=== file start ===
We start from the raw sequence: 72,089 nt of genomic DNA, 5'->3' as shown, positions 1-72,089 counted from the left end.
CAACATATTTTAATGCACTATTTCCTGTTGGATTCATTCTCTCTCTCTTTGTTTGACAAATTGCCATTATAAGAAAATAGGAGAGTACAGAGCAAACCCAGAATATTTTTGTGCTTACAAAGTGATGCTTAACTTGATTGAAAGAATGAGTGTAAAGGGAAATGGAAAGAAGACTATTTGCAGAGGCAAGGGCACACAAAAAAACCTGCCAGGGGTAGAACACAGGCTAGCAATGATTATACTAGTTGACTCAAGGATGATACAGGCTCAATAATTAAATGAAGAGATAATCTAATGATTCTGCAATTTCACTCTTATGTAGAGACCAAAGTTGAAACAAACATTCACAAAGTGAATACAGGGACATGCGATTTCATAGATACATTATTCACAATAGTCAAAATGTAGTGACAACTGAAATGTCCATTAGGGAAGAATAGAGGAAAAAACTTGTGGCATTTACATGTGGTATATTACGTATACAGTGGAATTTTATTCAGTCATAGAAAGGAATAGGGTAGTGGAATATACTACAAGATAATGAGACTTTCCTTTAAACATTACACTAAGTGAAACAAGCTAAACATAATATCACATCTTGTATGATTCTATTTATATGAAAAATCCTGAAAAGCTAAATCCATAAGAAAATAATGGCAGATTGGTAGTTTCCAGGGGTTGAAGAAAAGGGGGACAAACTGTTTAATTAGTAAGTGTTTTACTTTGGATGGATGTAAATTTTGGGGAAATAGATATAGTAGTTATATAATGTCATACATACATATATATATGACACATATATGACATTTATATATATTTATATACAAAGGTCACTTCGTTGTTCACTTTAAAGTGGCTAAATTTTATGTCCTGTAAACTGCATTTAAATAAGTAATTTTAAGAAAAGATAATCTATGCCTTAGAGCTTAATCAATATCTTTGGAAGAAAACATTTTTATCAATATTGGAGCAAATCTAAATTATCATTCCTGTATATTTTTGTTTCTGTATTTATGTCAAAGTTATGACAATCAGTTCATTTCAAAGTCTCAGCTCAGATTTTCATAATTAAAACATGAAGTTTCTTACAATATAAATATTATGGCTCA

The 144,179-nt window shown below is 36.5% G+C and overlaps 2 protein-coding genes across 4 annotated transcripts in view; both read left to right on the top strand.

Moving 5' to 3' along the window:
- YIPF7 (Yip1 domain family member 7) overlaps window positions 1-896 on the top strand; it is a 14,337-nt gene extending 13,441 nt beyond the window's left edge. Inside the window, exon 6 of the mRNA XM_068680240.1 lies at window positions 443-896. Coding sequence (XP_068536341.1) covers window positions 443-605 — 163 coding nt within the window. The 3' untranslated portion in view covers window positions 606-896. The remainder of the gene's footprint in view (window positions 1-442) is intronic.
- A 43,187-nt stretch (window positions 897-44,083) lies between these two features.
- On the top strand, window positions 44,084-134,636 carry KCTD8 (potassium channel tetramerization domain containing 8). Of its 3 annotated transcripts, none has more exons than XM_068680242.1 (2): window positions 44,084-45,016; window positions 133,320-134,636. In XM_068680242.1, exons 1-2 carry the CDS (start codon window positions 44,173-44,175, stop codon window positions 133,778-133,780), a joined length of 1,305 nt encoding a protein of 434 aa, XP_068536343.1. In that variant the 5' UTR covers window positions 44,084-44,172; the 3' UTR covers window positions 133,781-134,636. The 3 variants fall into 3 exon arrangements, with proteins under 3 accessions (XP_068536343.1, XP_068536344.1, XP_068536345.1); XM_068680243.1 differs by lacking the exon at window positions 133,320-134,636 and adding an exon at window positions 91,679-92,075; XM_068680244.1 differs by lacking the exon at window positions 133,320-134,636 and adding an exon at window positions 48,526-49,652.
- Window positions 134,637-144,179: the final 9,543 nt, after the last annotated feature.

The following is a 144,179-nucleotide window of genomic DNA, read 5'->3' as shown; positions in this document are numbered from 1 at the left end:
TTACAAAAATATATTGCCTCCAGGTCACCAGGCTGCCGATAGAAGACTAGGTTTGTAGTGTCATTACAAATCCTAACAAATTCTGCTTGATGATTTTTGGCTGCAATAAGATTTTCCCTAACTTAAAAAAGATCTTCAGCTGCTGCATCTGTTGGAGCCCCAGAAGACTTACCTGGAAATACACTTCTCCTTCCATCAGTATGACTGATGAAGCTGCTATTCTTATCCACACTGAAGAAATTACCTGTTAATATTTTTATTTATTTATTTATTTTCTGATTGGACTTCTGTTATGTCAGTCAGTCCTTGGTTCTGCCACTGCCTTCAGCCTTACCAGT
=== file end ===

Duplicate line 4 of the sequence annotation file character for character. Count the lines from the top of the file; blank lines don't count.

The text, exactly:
Moving 5' to 3' along the window: